CIOs: 10 ways to get your controversial project approved

From speaking the right language to knowing how colleagues make their bonus...

...then all the discussion comes around, 'OK, this is cheap, that's great - let's do it'," Longbottom said.

If projects such as outsourcing are done for business reasons, they can deliver both desired business outcomes and cost savings. However, according to Longbottom, if cutting costs is the primary motive, business results are less likely to be achieved.

"If you go in and say, 'We can save 10 per cent by going to this outsourcing company', some smart-arse will then go, 'Well, if we go to India we can get it for 15 per cent less'. All of a sudden the argument has gone away from what's the best way to do this to what's the cheapest way to do this."

Instead, he advises that CIOs present the cost-saving element to clinch the deal after highlighting the value of the project to the business.

4. Keep it bite size

Proposing a mammoth IT project that is extensive in terms of time, budget and projected aims could seem like the best way to bring innovative technology into the business on a large scale, but as many mega IT projects spiral out of control and fail to achieve their business aims, CIOs should think about how the project can be achieved incrementally.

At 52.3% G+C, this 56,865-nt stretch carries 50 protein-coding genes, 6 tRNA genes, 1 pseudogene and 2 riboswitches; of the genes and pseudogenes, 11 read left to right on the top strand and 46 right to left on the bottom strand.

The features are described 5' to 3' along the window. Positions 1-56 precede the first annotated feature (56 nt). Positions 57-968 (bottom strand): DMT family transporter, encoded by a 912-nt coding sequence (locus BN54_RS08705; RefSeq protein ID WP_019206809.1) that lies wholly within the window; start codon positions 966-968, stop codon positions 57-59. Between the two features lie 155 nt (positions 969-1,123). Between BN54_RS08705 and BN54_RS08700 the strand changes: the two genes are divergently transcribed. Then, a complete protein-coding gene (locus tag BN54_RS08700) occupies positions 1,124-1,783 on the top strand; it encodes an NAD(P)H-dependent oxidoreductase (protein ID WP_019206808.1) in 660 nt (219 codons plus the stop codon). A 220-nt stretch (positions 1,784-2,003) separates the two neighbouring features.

"You know what the big problem is and you know where you would like to end up, but trying to get to that end point straight away is useless because by the time you actually reach that desired end result, all the problems you've been trying to resolve have changed - you've solved the wrong problem by the time you get there," Longbottom said.

"This has always been the problem of the public sector. For them, what's the best way to eat an elephant? Start with a herd of elephants. Whereas really it should be, the best way to eat an elephant is a forkful at a time."

Now more than ever, investment in a large-scale, inflexible IT project is unlikely to receive business backing as businesses do not want to commit to a long-term investment on a project that could be outmoded by the time it is completed.

Instead, CIOs should break down the proposed project into a set of smaller tasks that can react to changes in the organisation's needs.

"As things change, you can change the tasks to keep the [project] fixed around what the final business-required end result is," Longbottom said.

At the end of each task, the CIO can ...